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Changing Jobs

When you're cleaning out your desk and packing up boxes for a career change, remember to pack up your retirement plan savings as well.

Making a transition from job to job – no matter the reason – can be a frenzied process. Sometimes the last thing you want to worry about is what to do with the money in your retirement plan. But taking educated steps can ensure that your vested retirement money remains in your control.

You can transfer the funds into an approved retirement account or "cash out" and take a lump sum payment. Taking the cash can be tempting, but also very costly. You'll actually receive only a portion of your balance, because you'll owe taxes at rates as high as 35% and you may have to pay a 10% penalty if you're younger than age 55. Despite the penalties, 45% of Americans withdraw the money from their account early, according to a 2005 study by Hewitt Associates.* Only 23% of those surveyed roll the money into an IRA or other qualified retirement plan.

You may want to think about keeping your investment options open – allowing your money to grow into a comfortable retirement nest egg by initiating a direct or standard rollover into a new IRA. This will allow your money to continue growing tax-deferred.** For a direct rollover, your plan's distribution check may, at your employer's discretion, be given to you or sent directly to the trustee of your new IRA or plan. In either case, the rollover check must be made payable to the trustee.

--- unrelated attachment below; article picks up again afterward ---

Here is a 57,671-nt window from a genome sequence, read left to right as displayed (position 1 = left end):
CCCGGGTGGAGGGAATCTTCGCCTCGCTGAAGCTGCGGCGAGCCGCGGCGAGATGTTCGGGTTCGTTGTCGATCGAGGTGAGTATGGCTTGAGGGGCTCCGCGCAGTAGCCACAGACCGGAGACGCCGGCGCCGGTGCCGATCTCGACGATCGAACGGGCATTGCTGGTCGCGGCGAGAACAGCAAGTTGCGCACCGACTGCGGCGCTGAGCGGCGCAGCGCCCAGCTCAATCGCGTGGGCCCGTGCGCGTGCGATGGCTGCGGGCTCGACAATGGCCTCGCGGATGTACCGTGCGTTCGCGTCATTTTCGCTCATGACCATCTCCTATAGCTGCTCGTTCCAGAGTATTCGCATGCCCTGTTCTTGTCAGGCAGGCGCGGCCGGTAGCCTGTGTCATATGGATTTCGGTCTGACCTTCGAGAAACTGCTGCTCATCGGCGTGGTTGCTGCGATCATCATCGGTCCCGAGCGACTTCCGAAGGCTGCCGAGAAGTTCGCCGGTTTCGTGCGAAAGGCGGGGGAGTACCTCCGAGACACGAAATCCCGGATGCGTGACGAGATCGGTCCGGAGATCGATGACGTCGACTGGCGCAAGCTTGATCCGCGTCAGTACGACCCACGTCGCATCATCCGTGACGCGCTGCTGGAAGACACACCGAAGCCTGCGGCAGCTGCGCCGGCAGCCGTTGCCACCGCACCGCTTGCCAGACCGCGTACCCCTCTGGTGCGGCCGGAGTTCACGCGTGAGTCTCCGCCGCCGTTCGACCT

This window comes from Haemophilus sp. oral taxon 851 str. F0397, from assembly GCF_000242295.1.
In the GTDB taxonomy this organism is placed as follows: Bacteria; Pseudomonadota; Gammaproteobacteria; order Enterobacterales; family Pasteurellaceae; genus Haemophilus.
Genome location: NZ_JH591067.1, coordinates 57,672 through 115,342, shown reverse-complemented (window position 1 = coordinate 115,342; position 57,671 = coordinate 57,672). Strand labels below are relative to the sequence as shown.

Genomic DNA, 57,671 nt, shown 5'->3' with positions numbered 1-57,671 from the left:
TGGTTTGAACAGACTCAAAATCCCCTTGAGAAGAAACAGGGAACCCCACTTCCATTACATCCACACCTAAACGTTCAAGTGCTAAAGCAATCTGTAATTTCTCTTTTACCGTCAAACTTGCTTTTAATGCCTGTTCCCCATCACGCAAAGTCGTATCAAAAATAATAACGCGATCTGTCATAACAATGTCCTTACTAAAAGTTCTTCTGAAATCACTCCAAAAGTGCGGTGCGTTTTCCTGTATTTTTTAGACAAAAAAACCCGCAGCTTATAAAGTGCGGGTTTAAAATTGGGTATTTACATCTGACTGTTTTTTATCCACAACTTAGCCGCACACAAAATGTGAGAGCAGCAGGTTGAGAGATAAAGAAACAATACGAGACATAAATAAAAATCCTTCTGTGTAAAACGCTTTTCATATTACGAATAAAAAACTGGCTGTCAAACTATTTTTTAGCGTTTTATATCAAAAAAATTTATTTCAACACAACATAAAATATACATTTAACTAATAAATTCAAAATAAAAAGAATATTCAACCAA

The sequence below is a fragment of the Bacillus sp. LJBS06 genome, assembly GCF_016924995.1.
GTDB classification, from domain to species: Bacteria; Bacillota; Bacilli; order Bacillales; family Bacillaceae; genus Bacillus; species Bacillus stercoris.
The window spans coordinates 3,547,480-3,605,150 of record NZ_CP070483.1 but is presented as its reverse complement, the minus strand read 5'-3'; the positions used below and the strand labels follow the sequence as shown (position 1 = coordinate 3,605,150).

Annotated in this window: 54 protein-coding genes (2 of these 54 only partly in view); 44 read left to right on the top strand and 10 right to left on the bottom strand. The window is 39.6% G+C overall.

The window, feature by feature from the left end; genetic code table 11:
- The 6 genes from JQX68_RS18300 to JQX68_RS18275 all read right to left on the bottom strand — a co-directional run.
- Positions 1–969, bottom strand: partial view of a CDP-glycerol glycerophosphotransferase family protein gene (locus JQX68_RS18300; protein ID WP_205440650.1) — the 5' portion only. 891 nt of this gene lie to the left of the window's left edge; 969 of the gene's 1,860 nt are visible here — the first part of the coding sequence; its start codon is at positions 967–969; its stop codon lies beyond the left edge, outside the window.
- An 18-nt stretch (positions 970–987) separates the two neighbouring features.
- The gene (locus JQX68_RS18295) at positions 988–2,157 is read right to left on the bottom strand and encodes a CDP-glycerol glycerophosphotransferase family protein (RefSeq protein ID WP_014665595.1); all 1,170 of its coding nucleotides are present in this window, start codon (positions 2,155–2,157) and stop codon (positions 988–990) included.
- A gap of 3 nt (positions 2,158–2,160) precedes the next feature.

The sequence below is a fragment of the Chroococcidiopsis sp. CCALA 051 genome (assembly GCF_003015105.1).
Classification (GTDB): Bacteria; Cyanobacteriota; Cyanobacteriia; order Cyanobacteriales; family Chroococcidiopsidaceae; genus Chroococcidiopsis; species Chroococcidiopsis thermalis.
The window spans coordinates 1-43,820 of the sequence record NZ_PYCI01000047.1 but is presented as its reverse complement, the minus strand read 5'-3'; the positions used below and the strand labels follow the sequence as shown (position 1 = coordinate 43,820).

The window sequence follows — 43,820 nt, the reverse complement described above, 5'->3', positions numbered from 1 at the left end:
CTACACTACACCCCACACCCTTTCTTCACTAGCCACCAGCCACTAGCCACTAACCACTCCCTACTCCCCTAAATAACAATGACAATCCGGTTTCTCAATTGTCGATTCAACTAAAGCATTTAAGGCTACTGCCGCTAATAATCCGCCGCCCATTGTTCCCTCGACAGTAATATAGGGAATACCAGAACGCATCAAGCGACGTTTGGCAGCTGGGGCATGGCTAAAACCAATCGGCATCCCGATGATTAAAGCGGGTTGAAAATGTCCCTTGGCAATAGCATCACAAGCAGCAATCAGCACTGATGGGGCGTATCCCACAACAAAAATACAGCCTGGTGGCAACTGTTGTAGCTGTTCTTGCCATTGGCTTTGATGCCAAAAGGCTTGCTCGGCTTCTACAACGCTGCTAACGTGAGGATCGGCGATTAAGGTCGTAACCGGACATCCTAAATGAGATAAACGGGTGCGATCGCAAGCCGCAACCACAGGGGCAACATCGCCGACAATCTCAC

In a standard rollover, the check is made payable to you and you make your own arrangements to roll over the funds into an IRA or other plan within 60 days of receiving the check. The drawback to this type of rollover is that your former employer is required by law to withhold 20% of your distribution for federal income taxes. To avoid a taxable distribution, you'll have to come up with that amount from another source in order to complete the rollover within the 60-day period.

You are allowed to roll over the money into an existing IRA. However, maintaining a separate "conduit" IRA will allow these assets to be transferred to a future employer's eligible retirement plan. Depending on your future expectations, this may be the best choice for you as you seek new employment. It allows you the flexibility of moving your retirement funds should you choose to do so.

For more information or to further discuss your options for rolling over your retirement plan assets, contact a Personal Banker at any Community Bank location.